When you need to drop off your tech device for repair, how confident are you that it won’t be intercepted?
CBC’s market When smartphones and laptops were brought into repair shops across Ontario, including major chains Best Buy and Mobile Clinics, in more than half of the documented cases, technicians removed intimate photos or personal information unrelated to the repair. It turned out that the information had been accessed.
market After installing the monitoring software on the devices, they took them into 20 stores, ranging from small independent stores to medium-sized chains to large national chains. A total of 16 stores were included. (In four stores, either the tracking software didn’t record anything or the stores didn’t appear to turn on the devices.)
Technicians at nine stores had access to personal data, including one who not only viewed the photos but also copied them to a USB key.
“These results are frightening,” said Hassan Khan, an associate professor in the Department of Computer Science at the University of Guelph. “It can look up information, search for data on a user’s device, copy data from a user’s device…this is the worst thing you can do.”
To investigate the extent of privacy violations by repair shop technicians, market teamed up with Khan, who previously worked on Privacy Protection. study When repairing laptops at a number of stores in Ontario, it was discovered that many of the technicians were spying on personal data.
for market As a result of their research, Khan, along with graduate students Angela Tran and Brandon Litt, discovered that the types of personal information many users likely have on their devices, such as financial information, social media, email accounts, and browser history. The data was loaded onto four smartphones and six laptops. Because it was an experiment, the information was fake, so no personal information was at risk.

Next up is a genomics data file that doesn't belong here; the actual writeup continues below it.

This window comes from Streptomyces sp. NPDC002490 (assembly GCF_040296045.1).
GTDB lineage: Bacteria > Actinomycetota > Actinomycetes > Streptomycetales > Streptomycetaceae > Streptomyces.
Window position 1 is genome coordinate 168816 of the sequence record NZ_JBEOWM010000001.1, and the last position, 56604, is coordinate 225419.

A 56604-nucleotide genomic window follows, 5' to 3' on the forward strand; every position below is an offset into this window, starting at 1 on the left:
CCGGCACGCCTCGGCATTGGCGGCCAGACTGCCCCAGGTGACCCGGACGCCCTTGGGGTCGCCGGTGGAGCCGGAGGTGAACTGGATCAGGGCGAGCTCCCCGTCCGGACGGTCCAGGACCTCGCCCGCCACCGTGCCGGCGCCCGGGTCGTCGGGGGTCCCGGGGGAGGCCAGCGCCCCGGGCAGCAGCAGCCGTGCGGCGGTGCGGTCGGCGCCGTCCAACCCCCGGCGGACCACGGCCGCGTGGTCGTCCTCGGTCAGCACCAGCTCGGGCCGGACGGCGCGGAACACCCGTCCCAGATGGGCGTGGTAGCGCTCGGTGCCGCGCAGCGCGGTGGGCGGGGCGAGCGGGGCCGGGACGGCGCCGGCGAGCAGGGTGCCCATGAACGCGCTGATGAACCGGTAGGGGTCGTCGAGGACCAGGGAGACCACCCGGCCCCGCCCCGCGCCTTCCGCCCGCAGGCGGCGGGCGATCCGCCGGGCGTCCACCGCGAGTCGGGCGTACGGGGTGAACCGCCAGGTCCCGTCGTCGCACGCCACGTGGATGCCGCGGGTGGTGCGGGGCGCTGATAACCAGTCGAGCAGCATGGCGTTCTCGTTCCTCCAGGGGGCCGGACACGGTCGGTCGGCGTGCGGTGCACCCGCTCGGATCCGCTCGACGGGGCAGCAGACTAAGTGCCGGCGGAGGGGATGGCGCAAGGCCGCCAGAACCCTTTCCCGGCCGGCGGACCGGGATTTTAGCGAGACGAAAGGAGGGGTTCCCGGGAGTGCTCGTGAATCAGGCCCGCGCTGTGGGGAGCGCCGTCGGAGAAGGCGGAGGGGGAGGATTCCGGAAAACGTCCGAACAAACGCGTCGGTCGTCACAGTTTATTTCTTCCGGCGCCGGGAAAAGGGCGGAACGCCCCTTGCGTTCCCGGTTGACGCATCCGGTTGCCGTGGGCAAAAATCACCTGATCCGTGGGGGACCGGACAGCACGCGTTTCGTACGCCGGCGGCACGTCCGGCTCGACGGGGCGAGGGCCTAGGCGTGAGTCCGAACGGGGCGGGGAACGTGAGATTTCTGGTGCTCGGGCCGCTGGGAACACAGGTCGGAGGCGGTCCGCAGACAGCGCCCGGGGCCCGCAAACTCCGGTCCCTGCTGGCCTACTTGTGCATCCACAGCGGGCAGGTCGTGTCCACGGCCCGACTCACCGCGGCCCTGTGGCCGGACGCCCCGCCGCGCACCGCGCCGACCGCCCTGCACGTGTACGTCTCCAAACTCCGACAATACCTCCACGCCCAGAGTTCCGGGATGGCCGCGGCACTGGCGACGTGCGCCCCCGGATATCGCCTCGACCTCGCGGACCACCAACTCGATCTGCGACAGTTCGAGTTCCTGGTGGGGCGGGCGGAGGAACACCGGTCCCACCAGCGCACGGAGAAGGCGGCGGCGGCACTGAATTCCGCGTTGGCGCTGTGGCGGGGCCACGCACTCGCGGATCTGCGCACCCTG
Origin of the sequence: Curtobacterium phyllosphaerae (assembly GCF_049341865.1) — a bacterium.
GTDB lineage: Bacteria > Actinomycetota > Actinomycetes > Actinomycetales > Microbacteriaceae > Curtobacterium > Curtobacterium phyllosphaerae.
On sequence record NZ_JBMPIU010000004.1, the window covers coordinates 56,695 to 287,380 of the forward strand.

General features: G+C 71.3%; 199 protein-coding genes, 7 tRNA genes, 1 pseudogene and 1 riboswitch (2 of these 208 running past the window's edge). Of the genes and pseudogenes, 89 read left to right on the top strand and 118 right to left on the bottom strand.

market Intimate selfie-style photos of the two models with their faces cropped out were also taken, and those photos were saved on the device along with other general photos.
For laptops, Khan and his team first created a repair problem by disabling WiFi. Technicians at the first few stores didn’t have to have devices on hand to make repairs, so by disabling the USB ports, Khan’s team was able to eliminate the need for stores to have devices on hand to make repairs. This caused a new software problem that does not work.
Kahn and his students installed secret logging software that takes screen captures and records what technicians access during each repair.
In testing the smartphone, Concordia University’s Mohammad Manan, a professor and Ph.D. Student Sajjad Polari installed logging software that caused a repair problem with a flickering screen and recorded the technician’s actions on the screen.
Khan and other computer science experts market From what I’ve heard, they don’t need to see any photos or files for these types of repairs.
“It makes no sense to go through these files and look for fixes,” Khan said.
market shared the findings with former Ontario Privacy Commissioner Ann Cavukian, who said, “Personally identifiable data is highly sensitive.”
“We have to stop this [behaviour] …And we have to find a way to draw public attention to this. ”
Federal privacy laws require all commercial businesses, including technology repair shops, to limit the collection of personal information to what is necessary.
accessed intimate photos
market We visited two stores of Mobile Klinik, a smartphone repair chain with over 150 stores across Canada.
At one location in Mississauga, Khan’s team did not detect any snooping on smartphones brought in for repair. However, at one location in Woodbridge, the team documented that mobile clinic technicians were scrolling through Facebook accounts on the device and examining photos, including intimate selfies, stored on the phone.
in a statement to marketa spokesperson for Mobile Clinic said, “This incident is unacceptable,” and “protecting customer privacy is our top priority.”
The company said it has “strong policies in place” to protect customer data. “Following our own investigation and based on information provided by CBC.” market, it is clear that the technician who repaired this device did not follow proper procedures. As a result, the engineer was fired. ”
The company also said market The company said it is using the incident to increase privacy and data security training for its employees and wants to introduce its own secret shopping program using screen capture technology.